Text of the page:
Installing a heat pump

We live in a 1970s four bedroom detached house in Hathersage. For environmental reasons, we converted from a gas hob and gas CH to an ASHP and electrical induction hob, thus disconnecting from mains gas. A generous government allowance towards the costs helped.  Below are some of the benefits and potential and actual problems with the project.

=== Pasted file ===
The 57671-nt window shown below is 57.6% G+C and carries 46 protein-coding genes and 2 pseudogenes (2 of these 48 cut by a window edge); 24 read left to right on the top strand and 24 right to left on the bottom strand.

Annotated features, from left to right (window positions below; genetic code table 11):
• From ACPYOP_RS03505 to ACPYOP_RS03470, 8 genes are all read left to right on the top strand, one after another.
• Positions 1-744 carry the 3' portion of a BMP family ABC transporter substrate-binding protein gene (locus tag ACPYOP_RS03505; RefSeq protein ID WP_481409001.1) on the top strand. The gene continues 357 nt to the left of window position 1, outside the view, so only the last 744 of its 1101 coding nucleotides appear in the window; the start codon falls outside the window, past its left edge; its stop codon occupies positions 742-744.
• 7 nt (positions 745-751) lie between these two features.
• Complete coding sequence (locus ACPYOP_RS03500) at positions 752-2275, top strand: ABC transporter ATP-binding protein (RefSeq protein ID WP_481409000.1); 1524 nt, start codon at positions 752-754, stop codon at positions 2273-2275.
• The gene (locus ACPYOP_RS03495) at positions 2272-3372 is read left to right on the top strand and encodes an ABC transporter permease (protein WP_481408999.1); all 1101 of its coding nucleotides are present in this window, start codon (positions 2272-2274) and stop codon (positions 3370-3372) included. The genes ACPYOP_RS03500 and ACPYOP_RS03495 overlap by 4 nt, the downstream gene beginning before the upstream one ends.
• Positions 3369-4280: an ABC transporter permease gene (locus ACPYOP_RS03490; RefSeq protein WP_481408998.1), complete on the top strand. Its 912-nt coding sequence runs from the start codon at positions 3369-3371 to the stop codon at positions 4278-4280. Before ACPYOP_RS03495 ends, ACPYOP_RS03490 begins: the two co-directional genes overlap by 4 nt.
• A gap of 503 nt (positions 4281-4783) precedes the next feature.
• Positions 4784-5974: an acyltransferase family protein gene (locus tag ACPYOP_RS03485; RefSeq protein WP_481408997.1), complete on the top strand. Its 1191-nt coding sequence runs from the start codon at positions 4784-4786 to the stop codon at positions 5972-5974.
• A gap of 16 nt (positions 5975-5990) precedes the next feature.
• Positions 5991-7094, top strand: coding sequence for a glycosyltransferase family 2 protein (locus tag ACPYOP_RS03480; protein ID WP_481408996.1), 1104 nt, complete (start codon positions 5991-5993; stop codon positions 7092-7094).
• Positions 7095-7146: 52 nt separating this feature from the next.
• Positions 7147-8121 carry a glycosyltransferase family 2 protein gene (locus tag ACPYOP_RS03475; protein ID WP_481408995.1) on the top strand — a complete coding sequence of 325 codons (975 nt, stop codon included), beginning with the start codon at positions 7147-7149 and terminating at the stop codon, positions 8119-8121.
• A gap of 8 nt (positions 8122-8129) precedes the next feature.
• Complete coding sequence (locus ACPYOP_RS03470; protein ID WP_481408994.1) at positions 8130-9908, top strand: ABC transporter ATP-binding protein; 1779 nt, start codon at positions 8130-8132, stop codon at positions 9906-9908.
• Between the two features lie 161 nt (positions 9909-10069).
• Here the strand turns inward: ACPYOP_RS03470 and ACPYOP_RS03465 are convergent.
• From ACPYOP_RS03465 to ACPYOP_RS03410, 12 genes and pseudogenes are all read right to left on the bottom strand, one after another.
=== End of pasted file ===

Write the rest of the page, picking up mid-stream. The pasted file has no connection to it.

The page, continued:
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The ASHPIn February 2020 a Mitsubishi Ecodan 11.2kW unit was installed. The installer* told us installation would be 1 or 2 days. It took 3 days during snowy weather, without heating or hot water and fitters who never closed doors. The plumbing was appalling, eg leaks in 4 radiator connections. We should have done more research before trusting this company*.Quality of heatingThe system normally runs at 50degC, considerably less than most gas systems. Radiators and water are therefore less hot and the heating is on for much longer. Air temperature increase is less than one degree per hour and input power is usually no more than 3kW.After experimenting with the timing programmer, a more even warmth is provided with fewer cold spots. A wood-burning stove lit each evening enabled us to turn the heating down. The system provides adequate heating, but its slow response means it’s perhaps better as background heating.Overall Costs and benefitsAt an installed cost of £15,000 (including replacing most radiators), the system was calculated (at 2020 fuel prices) to save £127 on the costs of £1,800 with an ageing gas-fired system. Costs have now greatly increased. Such calculations (made prior to installation) are based on considerably warmer standardised heating levels in living areas (25degC ) than we set ourselves (18degC), and standardised climate assumptions.In practice, in the last year our ASHP has consumed 4200kWH, 80% on space heating, 20% on hot water. This would have cost us £1500 at prices from April 2022.Over these first 2 years, ASHP system running costs are not very different from our previous gas system. Since installation costs were refunded over 7 years through the government’s RHI payments scheme, the whole project is cost neutral. However, gas boilers will become redundant in due course.Actual costs depend very much upon insulation and efficiency.InsulationPrior to fitting, the government’s RHI repayments scheme required a house survey to determine heating requirements, and thus the carbon footprint reduction the ASHP would achieve. Our rating was level 69, just in Category C. Certain bodies only recommend an ASHP for properties rated C or above. However, after installation we added further insulation to two ceilings which bore directly onto external roofs above, thus improving the rating. Had we not hurried in order to gain the government grant within its time frame, we’d have done this before fitting, and also considered more carefully where to site the ASHP and associated hot water cylinder.Siting of ASHPASHP are noisy. Our system (Ecodan, by Mitsubishi) claims to be one of the quietest. But I wouldn’t like it attached outside my bedroom wall.The hot water cylinder is in the attic, very near the ASHP (less pipework and heat loss), and also relieving space within the house. However, this increased the length of pipe between cylinder and hot taps throughout the house, increasing heat loss and reducing tap water temperature. Heat is lost from the cylinder and pipes to the cold attic, instead of to an airing cupboard.In retrospect I should have given more thought to these issues before installation, and the installers were of little help.Using ASHP with Solar pvPanelsWe already had solar panels before ASHP installation. And a Solar Boost which directed unused solar power into the hot water cylinder, rather than back to the grid. However, only after 2 years were the installers* able to fit a Solar iBoost. We expect this now to heat about a third of our hot water, saving about £100 a year, repaying the iBoost cost over 3 years.EfficiencyASHPs are generally said to provide a Coefficient of Performance (COP) of around 3 (ie. 1kW of input provides 3kW of heat output). However our average COP is around 2.8 for heating and 1.8 for hot water.The COP is less at lower outside temperatures and higher if the hot water temperature of the system is reduced still further (reducing heat output).Leaking radiators reduced their water pressure, lowering efficiency. I regularly increase water pressure when necessary. This otherwise would have been checked only at annual service, thereby increasing heating bills.Installers programmed the system in ways uneconomical for us. I have figured out how to do it in order to maximise economy and convenience.As protection against Legionnaires Disease, an immersion heater (much more expensive to run than the ASHP) heats the hot water cylinder to 65degC. Installers programmed it to operate weekly: I reset this to once a month. You might need to check local regulations.ConclusionsAn ASHP may or may not be a good idea depending on your house. For me, the cost of heating is slightly less and the quality of heating is more comfortable than our previous gas boiler. As alternative energy sources become more abundant, the cost advantage of ASHP is likely to increase as electricity becomes cheaper relative to gas.ASHPs are complicated! Especially the technical details. It’s been worthwhile to learn a bit, rather than rely on annual services: this would have cost more.  And finally, try to find an installer with positive recommendations.A good summary of the issues involved can be found at:   https://www.homebuilding.co.uk/advice/heat-pump-vs-gas-boilerDo get in touch with us to discuss any aspect, or to see our system.Stephen Rowland and Gillie BoltonEmail: stephen.cw.rowland@btinternet.com  or  gillie@gilliebolton.co* I have not named the installation company here. If you would like to get in touch with me I can give more details